WAGNER: I am at the international airport in Port-au-Prince, the staging ground for what has becoming an increasingly large international effort to help this country recover from the devastating earthquake. Cargo and passenger planes continue to come night and day. We have seen planes from the United States, Canada, Israel, Venezuela, and Russia. Some of the planes are dropping off food, water, rescue equipment, and other supplies and tools that the [rescue] teams will need.
Rescue and aid workers also are arriving. Just a few moments ago a team from the San Francisco, California, area left the airport to help the Haitians in need. A team from the U.S. state of New Jersey loaded their trucks and headed on their way.
One of the most important questions we have heard from Haitians is when is the aid going to be handed out to them and their neighborhood. We saw a group of young men gathered at the airport this morning [Friday] who had clearly come in the hopes of getting something; food, water, anything to help them get through the next few days. Representatives of different aid groups are conscious of the need to get things into peoples' hands as fast as they can.
I put that question to Wayne Robinson, a team leader with Shelter Box, which distributes temporary shelters to people in disasters. He said his team is working as fast as they can.
ROBINSON: We have 930 shelter boxes in the air right or soon to be in the air. Once we get them on the ground here, we feel we will be able to get them through customs. We have volunteers lined up and sites identified so we can put them out into the community in Port-au-Prince and the surrounding area.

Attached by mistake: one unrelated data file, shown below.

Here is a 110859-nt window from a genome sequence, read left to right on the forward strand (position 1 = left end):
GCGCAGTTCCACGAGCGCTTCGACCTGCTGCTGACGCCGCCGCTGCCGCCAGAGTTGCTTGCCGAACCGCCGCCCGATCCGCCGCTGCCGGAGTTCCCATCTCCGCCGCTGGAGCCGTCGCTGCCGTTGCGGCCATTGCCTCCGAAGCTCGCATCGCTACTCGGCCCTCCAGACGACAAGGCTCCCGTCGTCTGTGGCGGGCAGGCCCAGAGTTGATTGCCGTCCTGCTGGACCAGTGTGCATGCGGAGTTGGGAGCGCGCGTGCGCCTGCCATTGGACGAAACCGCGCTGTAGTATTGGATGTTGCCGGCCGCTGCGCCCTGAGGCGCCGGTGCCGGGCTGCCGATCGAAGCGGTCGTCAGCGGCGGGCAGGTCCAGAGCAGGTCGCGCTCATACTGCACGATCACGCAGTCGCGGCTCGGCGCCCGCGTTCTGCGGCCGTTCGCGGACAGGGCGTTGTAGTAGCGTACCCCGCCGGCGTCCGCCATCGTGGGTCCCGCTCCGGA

In the last day or so the United States and French governments have started running passenger flights out of the country [Haiti] for evacuees from those countries. People line up and wait for a plane to arrive so they can leave Haiti and leave behind what is a very difficult, traumatic experience for many.
One man I talked to is Lionel Moyes who is a U.S. military veteran and whose family is from Haiti. He grew up in the United States, but he decided with his retirement he would move back to Haiti to give something back to the people here. The earthquake has changed his plans, at least for now.
MOYES: I spoke with my children [who live in the U.S.] last night and they though I was dead. I am happy to hear from them and they know I am okay. I am on my way back home [to the United States].
WAGNER: You think you will ever come back to Haiti?
MOYES: No doubt about it. I will be back, but not right away. It is difficult to stay right now because it is not a healthy condition with the smoke and smell of death.
WAGNER: The sun is setting right now in Port-au-Prince. From we have have heard today [Friday], the situation outside the airport remains much the same. People are gathering in plazas and other large areas waiting for aid to arrive. Aid workers say help is on the way. The question is how long can hold on until it gets there.